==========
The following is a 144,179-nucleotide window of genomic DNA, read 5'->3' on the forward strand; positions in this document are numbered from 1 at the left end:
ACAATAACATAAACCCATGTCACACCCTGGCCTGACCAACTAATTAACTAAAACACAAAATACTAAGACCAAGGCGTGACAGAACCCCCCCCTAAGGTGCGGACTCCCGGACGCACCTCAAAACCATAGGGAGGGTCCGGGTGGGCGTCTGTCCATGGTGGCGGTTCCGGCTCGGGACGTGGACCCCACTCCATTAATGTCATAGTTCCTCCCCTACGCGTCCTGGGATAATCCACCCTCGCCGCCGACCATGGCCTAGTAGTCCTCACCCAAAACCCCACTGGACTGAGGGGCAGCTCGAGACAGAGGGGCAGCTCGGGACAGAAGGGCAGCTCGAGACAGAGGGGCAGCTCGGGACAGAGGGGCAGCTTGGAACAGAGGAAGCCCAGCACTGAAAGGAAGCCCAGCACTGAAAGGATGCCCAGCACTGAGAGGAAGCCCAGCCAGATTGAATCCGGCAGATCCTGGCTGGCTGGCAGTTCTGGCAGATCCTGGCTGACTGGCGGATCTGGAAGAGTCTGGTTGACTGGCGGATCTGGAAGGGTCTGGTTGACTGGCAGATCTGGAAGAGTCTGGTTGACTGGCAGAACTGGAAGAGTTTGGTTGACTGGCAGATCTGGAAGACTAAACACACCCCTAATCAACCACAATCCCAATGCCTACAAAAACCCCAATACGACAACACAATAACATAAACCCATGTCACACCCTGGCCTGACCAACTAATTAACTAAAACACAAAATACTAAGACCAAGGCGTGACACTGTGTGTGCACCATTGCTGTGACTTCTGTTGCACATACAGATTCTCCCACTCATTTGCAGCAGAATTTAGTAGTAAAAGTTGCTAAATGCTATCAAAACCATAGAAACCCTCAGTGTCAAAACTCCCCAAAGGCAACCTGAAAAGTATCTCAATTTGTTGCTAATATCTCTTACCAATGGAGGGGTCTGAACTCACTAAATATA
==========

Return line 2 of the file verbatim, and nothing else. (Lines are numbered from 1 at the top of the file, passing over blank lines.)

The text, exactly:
ACAATAACATAAACCCATGTCACACCCTGGCCTGACCAACTAATTAACTAAAACACAAAATACTAAGACCAAGGCGTGACAGAACCCCCCCCTAAGGTGCGGACTCCCGGACGCACCTCAAAACCATAGGGAGGGTCCGGGTGGGCGTCTGTCCATGGTGGCGGTTCCGGCTCGGGACGTGGACCCCACTCCATTAATGTCATAGTTCCTCCCCTACGCGTCCTGGGATAATCCACCCTCGCCGCCGACCATGGCCTAGTAGTCCTCACCCAAAACCCCACTGGACTGAGGGGCAGCTCGAGACAGAGGGGCAGCTCGGGACAGAAGGGCAGCTCGAGACAGAGGGGCAGCTCGGGACAGAGGGGCAGCTTGGAACAGAGGAAGCCCAGCACTGAAAGGAAGCCCAGCACTGAAAGGATGCCCAGCACTGAGAGGAAGCCCAGCCAGATTGAATCCGGCAGATCCTGGCTGGCTGGCAGTTCTGGCAGATCCTGGCTGACTGGCGGATCTGGAAGAGTCTGGTTGACTGGCGGATCTGGAAGGGTCTGGTTGACTGGCAGATCTGGAAGAGTCTGGTTGACTGGCAGAACTGGAAGAGTTTGGTTGACTGGCAGATCTGGAAGACTAAACACACCCCTAATCAACCACAATCCCAATGCCTACAAAAACCCCAATACGACAACACAATAACATAAACCCATGTCACACCCTGGCCTGACCAACTAATTAACTAAAACACAAAATACTAAGACCAAGGCGTGACACTGTGTGTGCACCATTGCTGTGACTTCTGTTGCACATACAGATTCTCCCACTCATTTGCAGCAGAATTTAGTAGTAAAAGTTGCTAAATGCTATCAAAACCATAGAAACCCTCAGTGTCAAAACTCCCCAAAGGCAACCTGAAAAGTATCTCAATTTGTTGCTAATATCTCTTACCAATGGAGGGGTCTGAACTCACTAAATATA